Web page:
Sendero Group Travel Blog

Follow Sendero travelers on their adventures using accessible GPS.

Sunday, September 06, 2015

 

Day 2 of the Greenway Walk



This was our first real walking day. Audio file introducing the first day of walking. Between Bob Sweetman and me with our multiple GPS devices, you would think we would be able to find our way. We also heard from the innkeeper and others that the walking path was very clearly marked. We all know how much we can trust those famous assurances.
 Mike and Bob on the Greenway with dogs and GPS
As we left the Killary B&B in Westport, there was in fact a very clearly marked bike path. It was about 8 feet wide. One side was green for cyclists and the red side was for walkers. It was nicely paved. It meandered through rolling hills as we wound our way out of town, our GPS devices chattering away with names like Hazlehatch, Knockranny and Carrowbeg. There were also signs in the middle of the path that pointed the way to the Great Western Greenway.

There weren’t too many bends in the path but a few. We only had to cross one road as we left Westport. As we came along a big pharmaceutical plant, there was a sign for private property. Since the green and red path continued, we didn’t worry about it. A security vehicle drove slowly past us but he didn’t say anything. After a kilometer or so, we came to a dead end. This was rather discouraging as we were so confident we knew where we were going.

We rewound our steps back to the private property sign and discovered where we should have crossed to the other side of the road for the real Greenway path.

rolling green hillsThe rest of our 8 to 10 miles or so were uneventful. The path was mostly paved without much elevation. The weather was kind to us and the surroundings were very peaceful with the occasional bikers, walkers, sheep and cows. Bob and I marked 20 or 30 points along the way.sheep on the mountain side

I am pretty sure one could do this completely without sighted help, especially now that we have marked the variations in the path. Someone in a wheelchair could do it as well.
Mike and Tank with his doggie shoes on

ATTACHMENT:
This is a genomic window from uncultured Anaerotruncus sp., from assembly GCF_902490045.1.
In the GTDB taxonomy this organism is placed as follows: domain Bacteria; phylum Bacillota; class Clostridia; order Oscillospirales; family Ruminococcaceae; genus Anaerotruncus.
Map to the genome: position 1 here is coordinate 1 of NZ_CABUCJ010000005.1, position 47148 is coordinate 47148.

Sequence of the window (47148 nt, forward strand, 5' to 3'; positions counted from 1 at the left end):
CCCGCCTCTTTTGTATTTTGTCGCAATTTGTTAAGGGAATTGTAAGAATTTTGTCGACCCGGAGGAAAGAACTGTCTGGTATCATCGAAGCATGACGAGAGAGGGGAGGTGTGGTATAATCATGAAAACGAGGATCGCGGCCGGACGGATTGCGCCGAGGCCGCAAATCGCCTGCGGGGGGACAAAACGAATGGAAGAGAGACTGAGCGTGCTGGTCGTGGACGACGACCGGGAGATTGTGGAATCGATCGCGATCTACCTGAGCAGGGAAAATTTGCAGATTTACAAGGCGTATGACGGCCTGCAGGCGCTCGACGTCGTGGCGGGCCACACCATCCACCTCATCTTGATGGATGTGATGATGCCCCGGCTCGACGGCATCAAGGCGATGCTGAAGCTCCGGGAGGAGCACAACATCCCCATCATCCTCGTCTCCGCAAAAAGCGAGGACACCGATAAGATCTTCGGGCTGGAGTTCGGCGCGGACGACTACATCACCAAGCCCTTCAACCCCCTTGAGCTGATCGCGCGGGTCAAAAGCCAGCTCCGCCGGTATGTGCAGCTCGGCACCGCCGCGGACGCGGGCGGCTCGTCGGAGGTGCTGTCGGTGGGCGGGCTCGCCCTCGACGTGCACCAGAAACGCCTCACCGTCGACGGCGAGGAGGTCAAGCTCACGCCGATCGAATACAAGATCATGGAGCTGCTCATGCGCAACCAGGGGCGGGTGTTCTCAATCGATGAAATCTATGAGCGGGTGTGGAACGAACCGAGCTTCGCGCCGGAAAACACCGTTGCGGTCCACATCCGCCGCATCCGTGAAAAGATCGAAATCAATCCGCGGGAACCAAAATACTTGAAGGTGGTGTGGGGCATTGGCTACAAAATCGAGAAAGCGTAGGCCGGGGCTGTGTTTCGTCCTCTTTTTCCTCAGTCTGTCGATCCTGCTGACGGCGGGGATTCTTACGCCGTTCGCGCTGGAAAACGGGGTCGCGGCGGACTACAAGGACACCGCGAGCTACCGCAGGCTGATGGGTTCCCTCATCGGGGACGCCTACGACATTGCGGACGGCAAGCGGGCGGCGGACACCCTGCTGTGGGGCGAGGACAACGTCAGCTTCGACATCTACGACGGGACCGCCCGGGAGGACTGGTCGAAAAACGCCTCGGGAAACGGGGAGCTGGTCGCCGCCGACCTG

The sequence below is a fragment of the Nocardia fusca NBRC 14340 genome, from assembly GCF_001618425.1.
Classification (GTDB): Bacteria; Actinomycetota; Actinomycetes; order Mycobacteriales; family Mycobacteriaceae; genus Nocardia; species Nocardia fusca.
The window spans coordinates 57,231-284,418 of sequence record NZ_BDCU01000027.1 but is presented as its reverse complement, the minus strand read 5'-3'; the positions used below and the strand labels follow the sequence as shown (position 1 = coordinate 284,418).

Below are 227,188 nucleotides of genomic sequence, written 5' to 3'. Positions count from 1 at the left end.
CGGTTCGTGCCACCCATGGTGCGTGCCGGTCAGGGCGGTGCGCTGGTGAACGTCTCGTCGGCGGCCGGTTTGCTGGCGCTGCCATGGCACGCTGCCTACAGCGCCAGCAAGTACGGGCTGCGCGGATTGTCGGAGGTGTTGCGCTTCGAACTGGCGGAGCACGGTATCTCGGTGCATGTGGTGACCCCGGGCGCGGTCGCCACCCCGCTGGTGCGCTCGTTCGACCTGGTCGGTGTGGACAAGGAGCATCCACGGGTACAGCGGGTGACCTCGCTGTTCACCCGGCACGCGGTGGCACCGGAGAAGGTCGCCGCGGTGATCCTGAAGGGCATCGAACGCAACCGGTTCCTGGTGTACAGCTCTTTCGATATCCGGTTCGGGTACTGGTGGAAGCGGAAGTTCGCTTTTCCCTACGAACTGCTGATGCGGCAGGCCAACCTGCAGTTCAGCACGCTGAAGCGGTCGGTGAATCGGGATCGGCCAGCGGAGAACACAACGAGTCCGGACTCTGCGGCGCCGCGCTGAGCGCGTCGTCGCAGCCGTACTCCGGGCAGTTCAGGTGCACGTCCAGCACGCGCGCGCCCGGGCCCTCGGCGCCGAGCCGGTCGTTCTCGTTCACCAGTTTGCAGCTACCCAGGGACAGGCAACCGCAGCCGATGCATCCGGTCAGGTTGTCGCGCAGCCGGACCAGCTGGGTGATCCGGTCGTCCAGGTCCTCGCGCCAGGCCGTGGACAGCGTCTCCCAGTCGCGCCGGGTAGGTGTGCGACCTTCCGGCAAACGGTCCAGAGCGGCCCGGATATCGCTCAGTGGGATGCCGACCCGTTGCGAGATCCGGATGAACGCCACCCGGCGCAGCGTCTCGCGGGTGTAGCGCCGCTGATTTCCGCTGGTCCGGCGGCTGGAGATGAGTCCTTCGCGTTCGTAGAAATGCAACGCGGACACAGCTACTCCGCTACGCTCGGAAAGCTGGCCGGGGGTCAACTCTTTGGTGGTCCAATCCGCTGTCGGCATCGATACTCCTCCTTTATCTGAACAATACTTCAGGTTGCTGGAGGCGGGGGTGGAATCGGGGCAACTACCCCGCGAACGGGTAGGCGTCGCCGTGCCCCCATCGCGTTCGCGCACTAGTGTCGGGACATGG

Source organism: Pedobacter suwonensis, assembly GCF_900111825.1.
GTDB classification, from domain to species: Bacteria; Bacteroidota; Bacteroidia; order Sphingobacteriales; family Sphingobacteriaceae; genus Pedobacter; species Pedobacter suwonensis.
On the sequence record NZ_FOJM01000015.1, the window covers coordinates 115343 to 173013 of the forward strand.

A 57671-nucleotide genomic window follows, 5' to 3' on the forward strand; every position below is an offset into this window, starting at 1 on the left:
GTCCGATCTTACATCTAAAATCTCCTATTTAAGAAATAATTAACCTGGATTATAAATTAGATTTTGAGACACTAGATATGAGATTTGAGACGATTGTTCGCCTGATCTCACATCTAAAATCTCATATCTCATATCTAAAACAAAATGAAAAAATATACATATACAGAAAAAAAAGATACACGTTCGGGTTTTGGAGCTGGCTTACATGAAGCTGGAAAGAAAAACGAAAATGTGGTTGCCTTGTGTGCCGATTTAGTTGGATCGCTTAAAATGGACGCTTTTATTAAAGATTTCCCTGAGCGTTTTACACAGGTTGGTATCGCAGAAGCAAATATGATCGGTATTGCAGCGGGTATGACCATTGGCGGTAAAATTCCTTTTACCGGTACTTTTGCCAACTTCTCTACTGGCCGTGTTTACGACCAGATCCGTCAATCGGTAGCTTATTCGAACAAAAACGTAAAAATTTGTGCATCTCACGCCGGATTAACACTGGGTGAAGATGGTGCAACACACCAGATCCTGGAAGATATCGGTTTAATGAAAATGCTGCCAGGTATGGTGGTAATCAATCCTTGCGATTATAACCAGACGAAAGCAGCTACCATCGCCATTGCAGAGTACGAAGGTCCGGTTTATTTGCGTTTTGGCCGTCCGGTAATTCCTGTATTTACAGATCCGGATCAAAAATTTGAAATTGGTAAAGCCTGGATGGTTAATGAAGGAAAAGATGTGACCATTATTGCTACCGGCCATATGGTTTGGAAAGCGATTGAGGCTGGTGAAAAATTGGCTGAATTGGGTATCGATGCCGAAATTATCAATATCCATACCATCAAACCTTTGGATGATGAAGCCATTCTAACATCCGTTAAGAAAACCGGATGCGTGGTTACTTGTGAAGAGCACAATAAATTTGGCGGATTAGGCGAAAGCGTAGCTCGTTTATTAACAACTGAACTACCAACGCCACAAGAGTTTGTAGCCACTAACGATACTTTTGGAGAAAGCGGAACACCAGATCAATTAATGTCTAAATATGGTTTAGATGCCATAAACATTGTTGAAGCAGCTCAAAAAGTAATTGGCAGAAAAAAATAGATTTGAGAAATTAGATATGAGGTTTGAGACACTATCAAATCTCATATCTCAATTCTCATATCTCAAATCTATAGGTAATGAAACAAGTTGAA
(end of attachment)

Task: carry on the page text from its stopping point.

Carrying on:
Just to be safe, we put booties on our dogs. It sounded really amusing with 12  dog feet slapping on the pavement. They had no problem with the long route although they weren’t thrilled by the doggie shoes.

There weren’t any businesses along the way so we ate lunch next to the path. There was only one outhouse so planning for minimal amenities was quite important.

The cell coverage was better than we thought it would be. Our BrailleNote and Braille Sense GPS devices didn’t need a connection. Everyone was connected through my local Irish mobile phone for data so we could use Seeing Eye GPS on our iPhones. I will have to post my User POIs so you can get a sense of how far we are from your location.

It was really satisfying to reach our destination at the Anchor Inn located in the village of Newport. Again glad to have my local phone for WiFi as the router in the inn is super slow.
 Watching an Irish football natch Dublin
We found our way to the Welsh Bridge restaurant where a football match was on. Audio file of watching the football match. This was followed by a girls soccer team celebrating. Lots of local culture to eat our food by.

Now, nothing like anticipating a good night’s sleep in preparation for another 10 miles tomorrow.

Mike, Gena, Bob and Sue

Comments:
I visited there 2 year before that time weather was just like the pictures, and me and my family had an amazing time there. Absolutely loved it there. Good luck to your next journey by bus advertising agencies in Lucknow.
 
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